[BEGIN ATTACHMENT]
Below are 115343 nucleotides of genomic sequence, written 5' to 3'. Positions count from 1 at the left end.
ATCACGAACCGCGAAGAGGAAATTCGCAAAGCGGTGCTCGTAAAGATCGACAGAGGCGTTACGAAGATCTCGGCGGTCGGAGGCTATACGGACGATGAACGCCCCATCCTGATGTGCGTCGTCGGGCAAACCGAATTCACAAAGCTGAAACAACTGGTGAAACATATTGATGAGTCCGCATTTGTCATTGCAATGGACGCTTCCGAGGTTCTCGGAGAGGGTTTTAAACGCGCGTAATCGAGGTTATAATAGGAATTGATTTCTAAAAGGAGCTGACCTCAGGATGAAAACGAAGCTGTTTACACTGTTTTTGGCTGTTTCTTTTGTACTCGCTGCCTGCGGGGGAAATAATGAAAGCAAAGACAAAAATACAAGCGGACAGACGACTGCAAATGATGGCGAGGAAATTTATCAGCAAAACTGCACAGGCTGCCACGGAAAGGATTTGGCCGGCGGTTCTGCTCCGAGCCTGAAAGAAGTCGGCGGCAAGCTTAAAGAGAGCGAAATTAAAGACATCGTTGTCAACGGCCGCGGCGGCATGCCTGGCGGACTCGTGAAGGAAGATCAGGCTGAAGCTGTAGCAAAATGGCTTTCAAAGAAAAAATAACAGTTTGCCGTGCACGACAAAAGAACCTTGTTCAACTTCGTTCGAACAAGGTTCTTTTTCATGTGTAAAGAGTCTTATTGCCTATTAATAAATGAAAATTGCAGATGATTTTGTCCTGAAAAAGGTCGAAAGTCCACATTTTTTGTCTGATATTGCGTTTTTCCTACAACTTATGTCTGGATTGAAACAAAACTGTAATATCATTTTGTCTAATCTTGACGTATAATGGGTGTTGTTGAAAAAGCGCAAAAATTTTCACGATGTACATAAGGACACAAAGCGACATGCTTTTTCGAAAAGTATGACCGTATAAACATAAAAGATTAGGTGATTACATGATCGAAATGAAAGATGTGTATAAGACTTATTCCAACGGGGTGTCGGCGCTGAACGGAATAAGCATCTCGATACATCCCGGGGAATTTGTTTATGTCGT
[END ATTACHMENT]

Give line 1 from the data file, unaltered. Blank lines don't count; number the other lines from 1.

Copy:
Below are 115343 nucleotides of genomic sequence, written 5' to 3'. Positions count from 1 at the left end.